Tom Hebert, left, and Ed Hitson of Portales show square melons they grew this summer in Hebert’s garden. They grew the melons in a wooden box, replicating a Japanese process.
If you meet Ed Hitson on the streets of Portales, don’t buy square watermelon seeds from him. They don’t exist any more than magical bean seeds do.
Hitson and his neighbor Tom Hebert can show you a square watermelon, however. Actually it’s rectangular to be exact — and they grew two of them this year.
“Last year I heard Japan was producing square watermelons,” Hebert said. “Eddie and I talked about it and he said, ‘Let’s try it.’”
Japanese growers hit on the idea because of space concerns, say the Roosevelt County neighbors. Square melons allow more to be stacked in a box and the flat-sided fruit can also be better stored in a refrigerator.
The melons are a rarity in Japan and command a price of $85 apiece.
The Japanese use five plexi-glass sides in which they place the young melon. As it grows it expands to the shape of the container.
Hebert and Hitson reasoned that since the melon itself didn’t require sunlight or water, the plexi-glass was unnecessary. They built theirs with scrap wood, and made only four sides.
“We were really worried about displacement,” Hitson said. “We didn’t want to stop the melon from growing.”
Hebert said the melons they used were a common yellow-meated variety in this area supplied by Jake West of Melrose.
The light-hearted experiment produced a large, obviously rectangular melon and a smaller melon that is only flat on a couple of sides. Hitson said the larger melon actually would have broken the box if it hadn’t been wired. The smaller one failed to grow all the way into its box size.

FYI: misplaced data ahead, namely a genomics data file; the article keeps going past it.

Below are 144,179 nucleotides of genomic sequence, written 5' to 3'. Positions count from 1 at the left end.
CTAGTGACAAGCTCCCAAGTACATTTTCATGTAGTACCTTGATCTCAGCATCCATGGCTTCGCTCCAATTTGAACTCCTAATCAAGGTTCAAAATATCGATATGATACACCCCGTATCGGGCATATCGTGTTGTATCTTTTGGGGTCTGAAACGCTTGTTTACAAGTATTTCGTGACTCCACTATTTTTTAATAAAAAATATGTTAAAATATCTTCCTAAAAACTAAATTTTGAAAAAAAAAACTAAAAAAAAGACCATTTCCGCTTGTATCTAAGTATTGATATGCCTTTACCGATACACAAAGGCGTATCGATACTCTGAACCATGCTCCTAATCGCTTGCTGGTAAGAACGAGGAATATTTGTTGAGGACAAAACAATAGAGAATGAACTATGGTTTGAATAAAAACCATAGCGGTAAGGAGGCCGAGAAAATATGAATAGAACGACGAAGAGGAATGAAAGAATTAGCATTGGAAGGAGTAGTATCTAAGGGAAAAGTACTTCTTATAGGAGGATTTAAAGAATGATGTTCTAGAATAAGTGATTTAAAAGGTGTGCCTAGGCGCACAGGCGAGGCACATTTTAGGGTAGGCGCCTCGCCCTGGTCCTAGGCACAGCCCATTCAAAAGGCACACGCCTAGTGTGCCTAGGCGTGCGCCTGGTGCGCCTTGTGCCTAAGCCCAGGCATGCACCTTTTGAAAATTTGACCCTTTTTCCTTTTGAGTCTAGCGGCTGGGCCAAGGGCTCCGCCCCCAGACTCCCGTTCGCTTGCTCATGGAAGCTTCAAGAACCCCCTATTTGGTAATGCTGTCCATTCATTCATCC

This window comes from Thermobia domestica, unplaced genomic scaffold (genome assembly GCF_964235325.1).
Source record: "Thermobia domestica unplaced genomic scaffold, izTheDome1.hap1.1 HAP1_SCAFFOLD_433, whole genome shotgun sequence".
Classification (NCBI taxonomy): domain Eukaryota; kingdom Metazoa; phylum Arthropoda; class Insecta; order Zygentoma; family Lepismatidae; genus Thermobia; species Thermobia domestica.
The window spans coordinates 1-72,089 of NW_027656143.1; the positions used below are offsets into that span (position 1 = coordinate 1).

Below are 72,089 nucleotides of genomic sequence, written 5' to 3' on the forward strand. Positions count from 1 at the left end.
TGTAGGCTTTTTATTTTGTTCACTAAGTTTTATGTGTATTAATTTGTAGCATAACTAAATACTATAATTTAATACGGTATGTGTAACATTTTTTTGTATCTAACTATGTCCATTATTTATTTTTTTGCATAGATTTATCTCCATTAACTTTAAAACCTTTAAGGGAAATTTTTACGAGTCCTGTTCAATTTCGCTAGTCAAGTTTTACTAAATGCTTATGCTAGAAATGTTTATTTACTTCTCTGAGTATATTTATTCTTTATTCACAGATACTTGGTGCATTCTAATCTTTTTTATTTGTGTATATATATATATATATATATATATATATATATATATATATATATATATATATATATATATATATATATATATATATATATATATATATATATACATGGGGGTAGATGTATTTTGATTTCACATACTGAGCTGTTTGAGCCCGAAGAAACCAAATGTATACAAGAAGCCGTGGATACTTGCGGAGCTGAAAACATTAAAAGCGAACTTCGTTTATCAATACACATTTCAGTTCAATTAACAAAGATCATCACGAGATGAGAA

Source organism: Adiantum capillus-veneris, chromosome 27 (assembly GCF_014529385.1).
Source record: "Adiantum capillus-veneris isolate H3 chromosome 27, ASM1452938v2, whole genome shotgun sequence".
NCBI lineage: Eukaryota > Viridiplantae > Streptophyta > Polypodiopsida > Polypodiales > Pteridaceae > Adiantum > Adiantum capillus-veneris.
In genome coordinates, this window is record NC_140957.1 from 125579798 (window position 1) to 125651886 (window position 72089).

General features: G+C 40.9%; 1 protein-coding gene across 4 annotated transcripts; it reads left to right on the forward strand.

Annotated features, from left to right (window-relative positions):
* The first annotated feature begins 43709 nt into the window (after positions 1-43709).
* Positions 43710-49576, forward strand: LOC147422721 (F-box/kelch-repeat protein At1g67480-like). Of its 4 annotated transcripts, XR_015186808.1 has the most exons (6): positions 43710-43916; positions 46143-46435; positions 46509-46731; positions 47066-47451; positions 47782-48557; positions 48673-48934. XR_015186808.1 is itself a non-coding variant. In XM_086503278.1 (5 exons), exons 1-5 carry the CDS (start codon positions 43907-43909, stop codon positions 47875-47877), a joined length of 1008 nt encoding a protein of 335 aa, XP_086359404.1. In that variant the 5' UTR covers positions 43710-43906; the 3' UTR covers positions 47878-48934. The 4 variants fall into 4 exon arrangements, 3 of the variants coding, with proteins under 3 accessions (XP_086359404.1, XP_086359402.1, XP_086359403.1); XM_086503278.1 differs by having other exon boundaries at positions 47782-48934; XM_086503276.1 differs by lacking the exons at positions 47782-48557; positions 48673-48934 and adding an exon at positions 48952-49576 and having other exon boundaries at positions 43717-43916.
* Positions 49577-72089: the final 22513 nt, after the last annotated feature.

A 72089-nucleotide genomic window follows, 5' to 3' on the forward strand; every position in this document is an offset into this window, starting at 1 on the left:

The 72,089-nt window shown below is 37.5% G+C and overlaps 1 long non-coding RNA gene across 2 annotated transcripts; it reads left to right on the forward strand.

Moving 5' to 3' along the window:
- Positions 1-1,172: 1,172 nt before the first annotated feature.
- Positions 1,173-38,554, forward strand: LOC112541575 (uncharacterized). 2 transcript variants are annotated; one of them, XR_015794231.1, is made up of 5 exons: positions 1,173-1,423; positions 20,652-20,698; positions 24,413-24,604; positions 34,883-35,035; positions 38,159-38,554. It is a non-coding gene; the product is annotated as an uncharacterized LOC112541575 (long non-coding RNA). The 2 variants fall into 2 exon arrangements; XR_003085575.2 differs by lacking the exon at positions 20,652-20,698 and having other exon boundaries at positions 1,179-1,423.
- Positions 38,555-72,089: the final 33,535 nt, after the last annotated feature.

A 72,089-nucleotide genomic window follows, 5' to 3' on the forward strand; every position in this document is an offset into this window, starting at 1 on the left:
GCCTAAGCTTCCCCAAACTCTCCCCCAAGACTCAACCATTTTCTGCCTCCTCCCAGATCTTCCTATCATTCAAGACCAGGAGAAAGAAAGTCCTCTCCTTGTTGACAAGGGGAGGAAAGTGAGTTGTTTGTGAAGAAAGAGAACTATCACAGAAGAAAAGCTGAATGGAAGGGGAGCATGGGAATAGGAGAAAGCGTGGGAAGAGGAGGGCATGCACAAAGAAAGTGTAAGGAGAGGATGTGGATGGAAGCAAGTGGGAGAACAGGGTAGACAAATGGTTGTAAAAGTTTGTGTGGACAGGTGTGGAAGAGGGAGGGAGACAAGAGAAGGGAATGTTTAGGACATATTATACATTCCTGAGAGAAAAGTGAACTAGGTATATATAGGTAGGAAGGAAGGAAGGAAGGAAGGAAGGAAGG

While the boxes were good in that they protected the melons from bugs and the elements, being inside the box made it tough to determine ripeness of the fruit.
Hebert, who once worked for Los Alamos Laboratories, is disabled by arthritis and relatively new to gardening. Hitson has lots of advice for his neighbor and the two have turned a small plot at Hebert’s place into their summer pasttime.
“It’s been fun but it’s a lot of work,” Hebert said, claiming it helps to keep him active.
Besides the watermelons he says grow well in the sandy soil, Hebert grows tomatoes, cantaloupe, zucchini squash and jalapeno peppers.
While there are no plans to market the square melons, the two say they’ll definitely expand the experiment next year. At $85 a melon, few would blame them.